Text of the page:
Author Topic: Interesting bittering / dry hopping question, different styles  (Read 2205 times)

Offline alcaponejunior

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Interesting bittering / dry hopping question, different styles
« on: February 04, 2012, 03:06:40 PM »
General question.

Suppose I have both centennial and cascade hops.  In the near future I'm planning on brewing a sweet stout.  This calls for cascade hops.  What if I substituted centennial?  

Obviously I would make sure to do the calculations for the AAs to make sure the bittering would be proportional.  The stout calls for a single hops addition, if I recall (no dry hopping).

Now, different beer...what about dry hopping an IPA with cascade instead of centennial?  I'm considering dry hopping an IPA recipe and need to decide.

I only have two ounces of cascade but plenty of centennial.  The two ounces is just enough for the sweet stout and also just enough for the dry hopping of the IPA.  Since I have little experience I'm kinda hoping someone has a strong opinion that will make it crystal clear which way to go.

This is purely newbie curiosity.  No actions have been taken!  If I don't get any WOW answers I'll stick with dry hopping with centennial and brewing the sweet stout with cascade.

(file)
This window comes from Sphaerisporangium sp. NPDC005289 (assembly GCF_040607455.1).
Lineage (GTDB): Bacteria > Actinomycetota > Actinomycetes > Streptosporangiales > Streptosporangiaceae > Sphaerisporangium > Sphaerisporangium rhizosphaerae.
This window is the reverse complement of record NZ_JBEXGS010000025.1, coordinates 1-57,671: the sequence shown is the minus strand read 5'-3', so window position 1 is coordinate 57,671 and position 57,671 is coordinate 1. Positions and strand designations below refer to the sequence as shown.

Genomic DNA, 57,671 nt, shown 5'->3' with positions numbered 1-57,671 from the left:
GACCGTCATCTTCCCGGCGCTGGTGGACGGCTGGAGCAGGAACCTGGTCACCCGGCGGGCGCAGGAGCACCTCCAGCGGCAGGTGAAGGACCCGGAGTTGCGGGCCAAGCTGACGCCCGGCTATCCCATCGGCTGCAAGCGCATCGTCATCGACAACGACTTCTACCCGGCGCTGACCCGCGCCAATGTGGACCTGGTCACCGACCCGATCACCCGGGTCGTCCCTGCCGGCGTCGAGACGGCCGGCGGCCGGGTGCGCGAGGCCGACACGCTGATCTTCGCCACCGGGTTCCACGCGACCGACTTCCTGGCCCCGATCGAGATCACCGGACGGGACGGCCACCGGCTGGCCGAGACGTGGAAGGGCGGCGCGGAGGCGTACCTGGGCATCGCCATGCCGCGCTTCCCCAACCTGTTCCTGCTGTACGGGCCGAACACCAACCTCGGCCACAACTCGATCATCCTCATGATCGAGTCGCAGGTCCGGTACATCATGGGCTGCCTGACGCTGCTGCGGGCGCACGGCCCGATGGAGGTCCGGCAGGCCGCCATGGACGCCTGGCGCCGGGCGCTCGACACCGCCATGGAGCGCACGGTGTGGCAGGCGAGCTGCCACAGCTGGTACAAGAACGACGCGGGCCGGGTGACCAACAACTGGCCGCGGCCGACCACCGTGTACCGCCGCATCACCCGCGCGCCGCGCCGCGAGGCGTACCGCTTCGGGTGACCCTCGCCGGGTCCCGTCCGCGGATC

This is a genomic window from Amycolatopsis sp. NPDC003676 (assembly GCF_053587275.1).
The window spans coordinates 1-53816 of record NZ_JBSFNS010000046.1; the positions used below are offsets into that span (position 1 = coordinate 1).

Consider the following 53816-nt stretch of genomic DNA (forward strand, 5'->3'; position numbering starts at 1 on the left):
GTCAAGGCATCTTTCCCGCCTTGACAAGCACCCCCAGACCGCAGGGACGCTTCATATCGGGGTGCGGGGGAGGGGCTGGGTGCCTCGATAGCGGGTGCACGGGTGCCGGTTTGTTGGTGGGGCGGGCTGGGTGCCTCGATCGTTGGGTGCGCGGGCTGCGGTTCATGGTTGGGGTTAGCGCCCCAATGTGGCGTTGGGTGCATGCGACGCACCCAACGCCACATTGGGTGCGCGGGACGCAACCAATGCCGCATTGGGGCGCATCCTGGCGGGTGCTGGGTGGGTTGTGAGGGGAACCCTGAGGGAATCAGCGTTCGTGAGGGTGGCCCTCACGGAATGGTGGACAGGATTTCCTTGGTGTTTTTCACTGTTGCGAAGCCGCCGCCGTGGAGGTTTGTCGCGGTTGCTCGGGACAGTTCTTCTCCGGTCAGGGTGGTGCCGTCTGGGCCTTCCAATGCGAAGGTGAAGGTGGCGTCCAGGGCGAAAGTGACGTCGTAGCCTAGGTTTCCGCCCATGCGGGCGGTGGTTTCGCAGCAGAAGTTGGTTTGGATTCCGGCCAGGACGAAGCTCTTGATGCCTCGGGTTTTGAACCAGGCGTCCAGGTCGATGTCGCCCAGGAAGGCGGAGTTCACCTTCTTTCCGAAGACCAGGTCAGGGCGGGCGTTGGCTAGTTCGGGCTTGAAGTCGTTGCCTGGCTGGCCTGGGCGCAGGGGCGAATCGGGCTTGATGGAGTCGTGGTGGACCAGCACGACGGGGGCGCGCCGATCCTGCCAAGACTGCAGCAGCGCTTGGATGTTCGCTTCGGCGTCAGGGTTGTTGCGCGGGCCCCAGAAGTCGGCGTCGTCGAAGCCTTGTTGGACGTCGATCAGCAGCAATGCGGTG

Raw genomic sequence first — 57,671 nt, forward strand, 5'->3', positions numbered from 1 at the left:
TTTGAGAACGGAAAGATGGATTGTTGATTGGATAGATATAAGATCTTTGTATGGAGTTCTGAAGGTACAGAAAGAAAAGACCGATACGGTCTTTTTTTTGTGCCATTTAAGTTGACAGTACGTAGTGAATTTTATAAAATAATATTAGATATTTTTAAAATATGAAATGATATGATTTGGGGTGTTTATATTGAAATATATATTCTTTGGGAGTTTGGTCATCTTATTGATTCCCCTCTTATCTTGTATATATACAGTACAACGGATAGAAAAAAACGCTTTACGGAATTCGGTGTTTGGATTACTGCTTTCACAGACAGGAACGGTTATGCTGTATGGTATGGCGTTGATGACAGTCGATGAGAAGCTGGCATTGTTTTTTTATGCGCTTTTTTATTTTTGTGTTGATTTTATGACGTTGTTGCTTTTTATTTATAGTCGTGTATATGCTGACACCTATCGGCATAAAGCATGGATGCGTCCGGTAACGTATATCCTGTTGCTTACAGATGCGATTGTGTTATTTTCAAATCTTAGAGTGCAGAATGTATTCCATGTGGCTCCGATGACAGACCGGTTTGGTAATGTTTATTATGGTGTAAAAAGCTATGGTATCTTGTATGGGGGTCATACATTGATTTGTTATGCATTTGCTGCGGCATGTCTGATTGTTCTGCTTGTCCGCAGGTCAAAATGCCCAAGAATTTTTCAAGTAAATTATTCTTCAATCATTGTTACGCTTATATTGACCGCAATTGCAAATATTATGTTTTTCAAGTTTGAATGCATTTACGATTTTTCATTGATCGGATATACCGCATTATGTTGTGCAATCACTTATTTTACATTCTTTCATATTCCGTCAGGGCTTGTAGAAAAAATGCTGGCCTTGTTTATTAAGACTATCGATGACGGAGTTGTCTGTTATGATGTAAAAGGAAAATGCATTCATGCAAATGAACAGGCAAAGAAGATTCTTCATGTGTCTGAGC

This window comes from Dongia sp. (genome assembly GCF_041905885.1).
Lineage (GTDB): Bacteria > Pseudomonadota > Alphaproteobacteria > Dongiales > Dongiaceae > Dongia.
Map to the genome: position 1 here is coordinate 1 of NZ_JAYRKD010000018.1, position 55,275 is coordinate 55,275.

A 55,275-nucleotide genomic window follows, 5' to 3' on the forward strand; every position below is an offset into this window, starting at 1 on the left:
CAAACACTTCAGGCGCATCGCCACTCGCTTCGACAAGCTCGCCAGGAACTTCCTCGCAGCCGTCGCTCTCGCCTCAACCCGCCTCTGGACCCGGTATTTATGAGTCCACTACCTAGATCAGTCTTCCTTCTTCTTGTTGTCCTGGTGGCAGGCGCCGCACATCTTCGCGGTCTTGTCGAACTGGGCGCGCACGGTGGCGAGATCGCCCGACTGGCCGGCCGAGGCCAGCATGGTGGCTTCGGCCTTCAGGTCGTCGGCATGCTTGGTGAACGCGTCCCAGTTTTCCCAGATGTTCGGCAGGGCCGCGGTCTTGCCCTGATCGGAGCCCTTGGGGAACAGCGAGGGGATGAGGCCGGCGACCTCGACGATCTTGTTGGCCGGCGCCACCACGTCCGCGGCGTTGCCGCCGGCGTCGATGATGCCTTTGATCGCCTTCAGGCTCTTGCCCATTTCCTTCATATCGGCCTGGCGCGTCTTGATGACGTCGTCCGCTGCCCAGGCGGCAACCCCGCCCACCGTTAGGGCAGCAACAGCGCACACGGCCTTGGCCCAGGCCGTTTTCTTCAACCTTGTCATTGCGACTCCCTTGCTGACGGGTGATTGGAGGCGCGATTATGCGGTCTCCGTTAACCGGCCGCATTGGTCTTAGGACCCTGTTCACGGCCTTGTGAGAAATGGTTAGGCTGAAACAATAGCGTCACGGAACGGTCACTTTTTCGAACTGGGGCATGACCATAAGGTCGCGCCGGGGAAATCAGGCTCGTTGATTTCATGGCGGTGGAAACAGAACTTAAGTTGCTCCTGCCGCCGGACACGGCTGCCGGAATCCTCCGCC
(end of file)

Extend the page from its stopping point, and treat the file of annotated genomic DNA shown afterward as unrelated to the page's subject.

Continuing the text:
I can get the suppliers if need be.  
« Last Edit: February 04, 2012, 03:08:39 PM by alcaponejunior »

Offline hopfenundmalz

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Re: Interesting bittering / dry hopping question, different styles
« Reply #1 on: February 04, 2012, 05:45:58 PM »
Centennial works well in a big stout, the Expedition stout recipe I have has Centennial for the bittering additon.

For an IPA a 1:1 blend of Cascade and Centennial works really well for late additions or dry hopping.

Good luck with what you choose to do.
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Offline hokerer

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Re: Interesting bittering / dry hopping question, different styles
« Reply #2 on: February 04, 2012, 05:50:18 PM »
 In the near future I'm planning on brewing a sweet stout.  This calls for cascade hops.  What if I substituted centennial?  

Sounds like you're talking about an American Stout and not a Sweet Stout.  Sweet Stouts get some of their sweetness due to the lack of hops and what hops there are aren't our resiny varieties.  On the other hand, an American Stout is more highly hopped and resiny hops are perfectly appropriate.  Brewing to style may not be that important but it could be confusing to folks who think they're getting a Sweet Stout and end up with Cascade/Centennial hops.

In any case, I've always considered Cascade and Centennial pretty much interchangeable (as long as, like you say, you do the AA calcs).  It might make sense to use the Cascade for dry hopping so as not to waste the higher AA of the Centennials.
Joe

Offline dmtaylor

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Re: Interesting bittering / dry hopping question, different styles
« Reply #3 on: February 04, 2012, 06:15:00 PM »
+1 on hokerer's guidance.  The sweet stout might not be exactly sweet if you're using the crazy C-style American hops.  And for the IPA, to me, Centennial is somewhat more lemony in character whereas Cascade is more grapefruity.  So you *might* want to base your selection on that.